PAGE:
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Virtual team building: How to build trust in a remote team beyond games and activities

You want your team to feel connected remotely… but how do you do it without cheesy games and activities? Here are 8 ways to get virtual team building right.

Virtual team building

Virtual team building is top of mind for you.

Now that your team isn’t working in the same office anymore, the things you used to say to each other in the hall – a simple “hello” in the mornings or a smile at someone as you walked by their desk – are absent. Gone are post-lunch catch-ups over coffee or asking about how a coworker’s weekend was when you go to fill up your water bottle.

So what do you do?

You google “virtual team building”… And what you find are instructions for how to hold a virtual happy hour and a game where you guess fun facts about team members.

Games and activities are charming, sure. But does it truly help build trust in a remote team?

Yes and no. They can help. But if playing online Scrabble together or sharing cat pictures are the only mechanisms of virtual team building that you’re relying on, then the bonds of trust in your team will fray fast.

If you’re looking for more meaningful, more sustainable ways of building trust in a remote team, we have to dig deeper.

Ready to dive in? Let’s peer at the research from the past 25 years and best practices from the past 30 years to fully understand how to build trust in a remote team – and how to get virtual team building right.

First: What do we mean by “virtual team building”?

One of the biggest misconceptions about virtual team building is that it’s only about helping our team “feel good.” Warm ‘n fuzzy sentiments about each other on the team is unquestionable pleasant – but that doesn’t mean you should optimize for them in a team. When a team that is constantly looking to “feel good,” they end up flattering each other while avoiding speaking the truth. Conflict is brushed under the rug. Preserving face is valued over honesty and mutual accountability. Your team’s culture – and performance – will suffer, as a result.

Rather, to get virtual team building right, you’ll want to focus on fostering trust in a remote team. Trust, after all, has enormous benefits to a team’s culture and performance that we often don’t fully recognize. Studies have found how trust is linked to improving job performance, increasing employee engagement, and opening up channels of communication. Trust is the oil in the engine that helps any team (remote or co-located!) get to where it’s trying to go.

But trust can be a blanket word. Something we casually toss around, without precision. When we aspire to “build trust,” we can lose our sense of what that means to begin with.

To do virtual team building right, we must then distill specifically the type – or types – of trust we should be looking to cultivate.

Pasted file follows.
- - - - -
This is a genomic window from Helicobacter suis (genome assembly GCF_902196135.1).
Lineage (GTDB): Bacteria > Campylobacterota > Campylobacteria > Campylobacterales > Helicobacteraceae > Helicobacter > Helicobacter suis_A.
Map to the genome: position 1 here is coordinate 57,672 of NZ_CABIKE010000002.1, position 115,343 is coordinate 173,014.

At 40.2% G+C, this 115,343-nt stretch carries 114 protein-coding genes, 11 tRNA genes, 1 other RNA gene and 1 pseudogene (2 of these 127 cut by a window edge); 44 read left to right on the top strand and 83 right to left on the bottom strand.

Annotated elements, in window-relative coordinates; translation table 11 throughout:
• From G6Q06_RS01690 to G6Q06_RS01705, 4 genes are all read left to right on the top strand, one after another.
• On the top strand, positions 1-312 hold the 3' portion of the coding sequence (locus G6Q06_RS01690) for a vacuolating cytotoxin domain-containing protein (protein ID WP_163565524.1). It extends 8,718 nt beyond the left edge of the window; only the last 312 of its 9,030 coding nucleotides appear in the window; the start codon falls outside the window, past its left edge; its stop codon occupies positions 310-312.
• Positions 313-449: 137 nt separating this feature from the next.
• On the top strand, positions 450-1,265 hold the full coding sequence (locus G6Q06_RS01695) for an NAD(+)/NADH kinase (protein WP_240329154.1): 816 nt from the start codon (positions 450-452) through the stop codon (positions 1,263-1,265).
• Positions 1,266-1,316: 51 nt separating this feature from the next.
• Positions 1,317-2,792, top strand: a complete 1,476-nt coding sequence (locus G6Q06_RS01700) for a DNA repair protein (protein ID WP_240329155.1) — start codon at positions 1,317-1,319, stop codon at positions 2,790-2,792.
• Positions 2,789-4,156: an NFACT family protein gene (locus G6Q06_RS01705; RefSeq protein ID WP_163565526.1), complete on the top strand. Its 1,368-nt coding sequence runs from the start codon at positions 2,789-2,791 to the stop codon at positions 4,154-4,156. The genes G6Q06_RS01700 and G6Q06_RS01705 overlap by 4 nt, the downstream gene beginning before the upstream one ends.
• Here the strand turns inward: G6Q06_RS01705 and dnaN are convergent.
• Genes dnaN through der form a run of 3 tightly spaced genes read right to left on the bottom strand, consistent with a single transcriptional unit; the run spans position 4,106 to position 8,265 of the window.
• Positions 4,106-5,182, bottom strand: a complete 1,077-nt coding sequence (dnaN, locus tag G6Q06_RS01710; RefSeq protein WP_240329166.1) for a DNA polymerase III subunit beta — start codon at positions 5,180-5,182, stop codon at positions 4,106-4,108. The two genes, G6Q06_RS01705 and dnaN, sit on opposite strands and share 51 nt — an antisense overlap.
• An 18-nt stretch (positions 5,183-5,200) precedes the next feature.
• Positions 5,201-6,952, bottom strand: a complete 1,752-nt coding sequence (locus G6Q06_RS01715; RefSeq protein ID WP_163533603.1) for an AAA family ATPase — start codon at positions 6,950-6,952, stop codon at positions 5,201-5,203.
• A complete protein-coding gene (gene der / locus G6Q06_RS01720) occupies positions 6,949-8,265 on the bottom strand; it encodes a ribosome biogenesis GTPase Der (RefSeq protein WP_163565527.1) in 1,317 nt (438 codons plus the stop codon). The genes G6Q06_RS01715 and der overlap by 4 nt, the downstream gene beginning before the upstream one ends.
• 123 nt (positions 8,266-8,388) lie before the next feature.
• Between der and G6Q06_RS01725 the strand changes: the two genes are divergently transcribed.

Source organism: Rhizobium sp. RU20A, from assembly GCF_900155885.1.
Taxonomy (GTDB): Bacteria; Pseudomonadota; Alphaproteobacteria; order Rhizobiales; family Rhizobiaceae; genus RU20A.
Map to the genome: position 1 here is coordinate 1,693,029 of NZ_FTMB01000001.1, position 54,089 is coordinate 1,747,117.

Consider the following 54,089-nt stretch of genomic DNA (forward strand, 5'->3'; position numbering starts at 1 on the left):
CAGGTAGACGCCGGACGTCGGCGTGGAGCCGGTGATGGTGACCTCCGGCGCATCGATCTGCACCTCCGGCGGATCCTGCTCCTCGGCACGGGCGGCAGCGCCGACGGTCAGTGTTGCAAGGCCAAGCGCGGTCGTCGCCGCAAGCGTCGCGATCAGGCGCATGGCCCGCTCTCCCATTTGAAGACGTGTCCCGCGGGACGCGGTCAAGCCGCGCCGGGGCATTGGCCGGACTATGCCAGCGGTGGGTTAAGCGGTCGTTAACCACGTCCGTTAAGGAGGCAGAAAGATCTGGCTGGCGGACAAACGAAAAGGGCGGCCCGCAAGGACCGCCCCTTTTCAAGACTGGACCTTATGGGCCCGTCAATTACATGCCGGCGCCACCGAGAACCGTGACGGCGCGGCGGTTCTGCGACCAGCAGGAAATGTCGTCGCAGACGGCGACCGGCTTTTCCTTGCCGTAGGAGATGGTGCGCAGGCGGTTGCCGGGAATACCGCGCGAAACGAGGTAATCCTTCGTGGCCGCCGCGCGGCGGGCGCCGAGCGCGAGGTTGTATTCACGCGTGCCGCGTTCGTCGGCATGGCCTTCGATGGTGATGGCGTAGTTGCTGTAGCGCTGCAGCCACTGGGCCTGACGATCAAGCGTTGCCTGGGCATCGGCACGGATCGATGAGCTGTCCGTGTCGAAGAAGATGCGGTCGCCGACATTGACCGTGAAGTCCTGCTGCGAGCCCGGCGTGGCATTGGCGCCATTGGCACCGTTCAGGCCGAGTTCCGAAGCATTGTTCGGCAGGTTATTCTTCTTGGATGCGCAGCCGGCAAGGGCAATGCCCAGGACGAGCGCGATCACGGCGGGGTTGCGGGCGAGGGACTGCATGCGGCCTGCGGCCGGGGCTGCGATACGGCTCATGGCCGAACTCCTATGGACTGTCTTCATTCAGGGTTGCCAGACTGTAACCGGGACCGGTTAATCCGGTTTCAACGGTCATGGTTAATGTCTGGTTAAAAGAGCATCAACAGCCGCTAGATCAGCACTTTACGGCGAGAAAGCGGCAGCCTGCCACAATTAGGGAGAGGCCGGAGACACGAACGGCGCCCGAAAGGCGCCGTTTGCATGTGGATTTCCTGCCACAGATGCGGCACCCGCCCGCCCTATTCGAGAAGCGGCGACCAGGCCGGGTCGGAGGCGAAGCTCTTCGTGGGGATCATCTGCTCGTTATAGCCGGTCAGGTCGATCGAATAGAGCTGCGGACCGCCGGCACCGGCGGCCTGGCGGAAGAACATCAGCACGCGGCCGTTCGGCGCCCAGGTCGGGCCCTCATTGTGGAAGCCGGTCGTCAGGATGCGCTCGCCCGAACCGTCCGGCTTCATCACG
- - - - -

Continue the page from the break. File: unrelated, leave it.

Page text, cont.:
Looking for more detailed guidance on this topic? Make sure to check out our Training Program.
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The 2 types of trust to foster in a remote team

The two types of trust we should foster are what’s known as “affective trust” and “cognitive trust” to scholars. Affective trust,” constitutes a form of trust based on emotional bond and interpersonal relatedness. Cognitive trust, meanwhile, springs from reliability and competence.

Another way to think about it is: Affective trust is how you feel about the person’s intentions, while cognitive trust is how well you think that person will act on their intentions.

To manage a remote team well, you need both affective and cognitive trust. The question is, then, how do you exactly do this through virtual team building?

How to build affective trust in a remote team

To foster the emotional closeness and rapport that consist of affective trust, you want to make sure your virtual team building efforts include the following:

#1: Prioritize onboarding more than you usually do.

According to research, affective trust tends to be more important to foster at the beginning of a relationship. Accordingly, onboarding new hires well becomes even more paramount for virtual team building.

What should this onboarding process include? Here are a few key elements for remotely onboarding your team well:

  • Context about the team + business – Create context write-ups on the company’s history, our purpose + vision + values, how we work (communication, meetings, etc.), business context (market analysis, product vision, etc.), and the key milestones you’re looking to hit in the upcoming six to eighteen months.
  • Direction to what success looks like – Have a first clear project. Is it clear what success will look like in first 30, 60, 90 days?
  • Encouragement in carrying out the role – Share why you hired them. You could even write up a “Here’s why we hired you” letter. Read more in a blog post I wrote on how to onboard a new hire remotely here.